June 21, 2014 | by Kim Proescholdt
Chemotherapy is a major tool in the fight against cancer. This method of using drugs to destroy cancer cells has successfully treated many patients. Yet while chemotherapy has been proven to effectively attack cancer cells, it can cause serious side effects that can severely impact a patient’s quality of life.
Here M. Houman Fekrazad, M.D., an associate clinical professor of medical oncology at City of Hope | Antelope Valley, discusses ongoing research, including a new chemotherapy patch he is currently developing. Such research has considerable promise not only to increase chemotherapy’s efficacy, but to reduce the toxic side effects that often accompany this form of treatment.
How does chemotherapy work? Chemotherapy works by stopping or slowing the growth of cancer cells. At the same time, it can damage normal healthy cells of the human body, such as those in the bone marrow, liver, kidney, nerves, hair or the lining of your mouth and intestines. Damage to healthy cells may cause side effects. Most are temporary while the patient is on treatment. However, long-term side effects of chemotherapy need to be discussed with patients prior to initiating therapy.
You own a patent on a patch that can deliver chemotherapy through the skin. Can you tell us more? Sure. By today’s standards, there has only been two ways to administer anti-cancer drugs – intravenously (IV) and orally. In this project (which is still in the planning stages), we aim to put chemotherapy into nanoparticles and then pass it through the skin. The chemotherapy will then be released in the bloodstream to target the cancer cells. There are several issues that can potentially be eliminated when chemotherapy is administered through the skin. For example:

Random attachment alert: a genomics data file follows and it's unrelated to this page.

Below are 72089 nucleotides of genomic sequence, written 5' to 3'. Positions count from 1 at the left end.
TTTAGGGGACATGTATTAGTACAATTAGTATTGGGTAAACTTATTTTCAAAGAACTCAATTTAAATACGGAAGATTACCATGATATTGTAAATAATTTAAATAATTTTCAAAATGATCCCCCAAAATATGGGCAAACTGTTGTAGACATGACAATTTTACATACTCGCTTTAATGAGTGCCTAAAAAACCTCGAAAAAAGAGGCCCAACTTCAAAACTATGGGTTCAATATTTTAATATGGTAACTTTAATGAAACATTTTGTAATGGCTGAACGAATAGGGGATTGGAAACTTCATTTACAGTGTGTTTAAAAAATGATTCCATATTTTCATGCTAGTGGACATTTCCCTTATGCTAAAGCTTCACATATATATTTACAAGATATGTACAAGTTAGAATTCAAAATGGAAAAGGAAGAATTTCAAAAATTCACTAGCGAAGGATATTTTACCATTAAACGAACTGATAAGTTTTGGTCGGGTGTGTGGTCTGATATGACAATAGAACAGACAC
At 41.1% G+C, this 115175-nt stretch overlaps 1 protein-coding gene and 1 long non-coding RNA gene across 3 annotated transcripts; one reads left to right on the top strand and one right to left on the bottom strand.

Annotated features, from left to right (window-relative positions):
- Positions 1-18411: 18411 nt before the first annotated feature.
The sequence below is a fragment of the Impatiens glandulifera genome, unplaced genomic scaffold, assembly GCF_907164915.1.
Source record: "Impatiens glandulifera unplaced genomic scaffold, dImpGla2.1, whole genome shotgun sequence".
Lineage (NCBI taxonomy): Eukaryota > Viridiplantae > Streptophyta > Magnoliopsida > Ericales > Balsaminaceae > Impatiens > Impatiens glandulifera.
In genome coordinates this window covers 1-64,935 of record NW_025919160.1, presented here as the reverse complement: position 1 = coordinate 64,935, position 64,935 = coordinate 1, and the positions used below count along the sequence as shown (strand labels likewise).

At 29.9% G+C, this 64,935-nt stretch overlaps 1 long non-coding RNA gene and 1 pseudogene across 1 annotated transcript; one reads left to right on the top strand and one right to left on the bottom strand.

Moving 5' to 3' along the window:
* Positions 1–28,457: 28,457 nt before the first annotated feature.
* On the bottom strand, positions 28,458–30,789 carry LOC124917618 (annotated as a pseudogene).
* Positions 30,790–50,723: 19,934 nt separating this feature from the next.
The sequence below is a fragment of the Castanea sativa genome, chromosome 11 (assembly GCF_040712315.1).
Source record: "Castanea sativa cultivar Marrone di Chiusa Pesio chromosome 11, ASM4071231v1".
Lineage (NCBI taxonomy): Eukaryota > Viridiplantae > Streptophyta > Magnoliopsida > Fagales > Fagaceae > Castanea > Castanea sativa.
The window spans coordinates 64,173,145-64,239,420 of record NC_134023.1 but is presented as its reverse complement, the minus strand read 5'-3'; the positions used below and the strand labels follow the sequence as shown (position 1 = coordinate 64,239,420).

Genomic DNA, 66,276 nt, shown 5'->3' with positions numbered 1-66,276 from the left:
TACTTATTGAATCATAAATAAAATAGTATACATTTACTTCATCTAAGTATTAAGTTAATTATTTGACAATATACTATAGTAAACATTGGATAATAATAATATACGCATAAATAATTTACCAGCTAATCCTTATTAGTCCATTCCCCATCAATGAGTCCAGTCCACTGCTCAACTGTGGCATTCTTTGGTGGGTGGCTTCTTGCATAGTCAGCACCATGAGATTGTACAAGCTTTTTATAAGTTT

Can you describe what is meant by “chemo brain” and how can it be managed? Chemo brain is a common term used by cancer patients to describe thinking and memory problems that can occur after chemotherapy and sometimes following radiotherapy. Another term used by physicians is cognitive dysfunction or chemotherapy-related cognitive impairment. As far as management of the condition, research for chemo brain treatments is still in the very early stages. Patients may, however, feel some temporary relief by taking a stimulant, such as Adderall (dextroamphetamine and amphetamine), which can be prescribed by their physicians. However, before taking anything, patients should definitely discuss the benefit versus potential side effects of these agents with their physician.
Why did you choose this area of expertise? What inspires you to do the work you do? I have a passion to take care of cancer patients and individuals with blood disorders. The science behind this field is truly amazing. I learn something new every day. Also, my mother, who had Stage 4 metastatic colon cancer, is my other reason to practice in this field. She had colon surgery followed by chemotherapy prior to removing tumors from her liver. This was done in 2007 and today she is cancer-free. I do hope and pray that my mother continues to do well and my patients gain the same benefits she received from modern multidisciplinary cancer treatments.
What do you do outside of work? I have two young kids – one is almost 4 years old and the other less than 6 months. I am a heavily involved dad and enjoy my time with them while at home. I have various hobbies outside of work, too. I enjoy swimming, watching sports and listening to music, that is, if I have the time.
Do you have questions about this potential new patch as a form of administering chemotherapy? Let us know by posting your thoughts below.
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